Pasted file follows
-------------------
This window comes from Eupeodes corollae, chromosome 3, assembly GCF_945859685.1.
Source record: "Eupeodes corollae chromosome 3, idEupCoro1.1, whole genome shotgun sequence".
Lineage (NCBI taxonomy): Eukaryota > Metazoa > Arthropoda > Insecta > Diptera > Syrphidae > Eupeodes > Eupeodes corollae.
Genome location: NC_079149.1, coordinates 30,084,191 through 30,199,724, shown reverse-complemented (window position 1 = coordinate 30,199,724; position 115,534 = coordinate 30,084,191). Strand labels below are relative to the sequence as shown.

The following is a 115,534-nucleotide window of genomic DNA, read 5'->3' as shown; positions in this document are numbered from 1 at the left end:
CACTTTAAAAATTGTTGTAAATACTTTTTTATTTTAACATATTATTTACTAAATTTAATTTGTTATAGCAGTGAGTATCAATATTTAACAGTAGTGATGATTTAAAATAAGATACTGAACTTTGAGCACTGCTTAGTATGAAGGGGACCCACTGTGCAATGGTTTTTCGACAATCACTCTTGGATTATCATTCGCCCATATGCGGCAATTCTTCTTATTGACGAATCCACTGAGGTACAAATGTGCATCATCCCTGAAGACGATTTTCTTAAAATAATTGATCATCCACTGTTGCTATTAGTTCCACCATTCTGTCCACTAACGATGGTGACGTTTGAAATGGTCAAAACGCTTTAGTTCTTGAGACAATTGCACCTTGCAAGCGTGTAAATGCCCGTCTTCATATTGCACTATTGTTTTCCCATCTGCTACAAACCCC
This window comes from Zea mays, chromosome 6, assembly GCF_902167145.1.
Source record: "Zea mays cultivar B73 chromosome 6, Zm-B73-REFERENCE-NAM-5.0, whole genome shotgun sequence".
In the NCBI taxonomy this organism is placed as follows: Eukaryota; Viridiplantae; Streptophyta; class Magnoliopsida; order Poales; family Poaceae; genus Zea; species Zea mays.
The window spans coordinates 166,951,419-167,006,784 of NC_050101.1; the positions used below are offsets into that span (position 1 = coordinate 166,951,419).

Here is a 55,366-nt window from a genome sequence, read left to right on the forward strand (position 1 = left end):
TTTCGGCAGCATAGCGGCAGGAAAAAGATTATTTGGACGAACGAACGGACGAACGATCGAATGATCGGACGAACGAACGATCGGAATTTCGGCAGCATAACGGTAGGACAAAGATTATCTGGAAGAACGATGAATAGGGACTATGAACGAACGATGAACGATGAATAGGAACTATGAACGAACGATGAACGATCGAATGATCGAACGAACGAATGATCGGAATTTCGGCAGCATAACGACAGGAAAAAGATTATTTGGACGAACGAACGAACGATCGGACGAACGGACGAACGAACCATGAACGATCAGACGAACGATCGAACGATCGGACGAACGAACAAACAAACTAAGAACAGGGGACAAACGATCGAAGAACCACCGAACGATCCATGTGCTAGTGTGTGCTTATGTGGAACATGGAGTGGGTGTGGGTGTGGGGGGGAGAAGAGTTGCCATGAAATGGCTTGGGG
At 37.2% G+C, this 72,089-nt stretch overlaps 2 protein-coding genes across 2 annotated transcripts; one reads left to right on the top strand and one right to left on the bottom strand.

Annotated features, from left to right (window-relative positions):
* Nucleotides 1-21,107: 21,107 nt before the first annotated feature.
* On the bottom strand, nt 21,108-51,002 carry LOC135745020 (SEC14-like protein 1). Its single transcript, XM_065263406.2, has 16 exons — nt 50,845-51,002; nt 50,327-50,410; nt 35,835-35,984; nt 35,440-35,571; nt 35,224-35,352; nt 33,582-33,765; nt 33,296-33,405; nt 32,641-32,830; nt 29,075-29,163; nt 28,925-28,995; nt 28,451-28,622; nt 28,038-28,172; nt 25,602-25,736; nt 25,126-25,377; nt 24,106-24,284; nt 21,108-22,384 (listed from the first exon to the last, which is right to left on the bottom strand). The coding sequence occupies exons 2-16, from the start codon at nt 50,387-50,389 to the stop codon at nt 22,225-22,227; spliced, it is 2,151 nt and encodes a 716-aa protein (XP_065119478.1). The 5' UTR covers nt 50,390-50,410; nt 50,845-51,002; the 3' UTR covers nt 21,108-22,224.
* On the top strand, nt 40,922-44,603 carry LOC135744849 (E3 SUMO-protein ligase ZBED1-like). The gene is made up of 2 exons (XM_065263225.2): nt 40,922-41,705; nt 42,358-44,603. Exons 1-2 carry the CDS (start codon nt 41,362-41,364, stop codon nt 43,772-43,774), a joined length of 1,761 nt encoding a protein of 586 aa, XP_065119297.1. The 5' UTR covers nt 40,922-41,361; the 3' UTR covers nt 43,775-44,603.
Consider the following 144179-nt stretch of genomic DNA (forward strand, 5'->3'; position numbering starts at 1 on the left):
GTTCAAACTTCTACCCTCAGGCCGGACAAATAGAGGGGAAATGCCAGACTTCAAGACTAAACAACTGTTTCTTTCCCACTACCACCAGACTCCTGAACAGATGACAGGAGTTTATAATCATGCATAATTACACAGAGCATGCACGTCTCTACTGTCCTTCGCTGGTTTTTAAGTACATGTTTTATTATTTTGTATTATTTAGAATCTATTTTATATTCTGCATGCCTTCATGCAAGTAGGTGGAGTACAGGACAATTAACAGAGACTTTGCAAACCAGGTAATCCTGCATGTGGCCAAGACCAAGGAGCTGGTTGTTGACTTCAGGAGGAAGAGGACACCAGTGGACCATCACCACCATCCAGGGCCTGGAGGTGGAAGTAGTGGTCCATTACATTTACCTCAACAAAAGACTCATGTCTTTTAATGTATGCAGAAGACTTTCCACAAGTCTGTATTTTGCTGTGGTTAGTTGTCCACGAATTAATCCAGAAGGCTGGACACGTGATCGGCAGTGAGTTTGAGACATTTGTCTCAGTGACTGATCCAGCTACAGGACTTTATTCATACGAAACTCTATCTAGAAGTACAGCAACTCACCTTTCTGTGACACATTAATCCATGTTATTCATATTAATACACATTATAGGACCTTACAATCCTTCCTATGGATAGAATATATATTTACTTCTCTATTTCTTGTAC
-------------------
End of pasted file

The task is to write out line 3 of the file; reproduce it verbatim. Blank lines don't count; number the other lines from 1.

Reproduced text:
Lineage (NCBI taxonomy): Eukaryota > Metazoa > Arthropoda > Insecta > Diptera > Syrphidae > Eupeodes > Eupeodes corollae.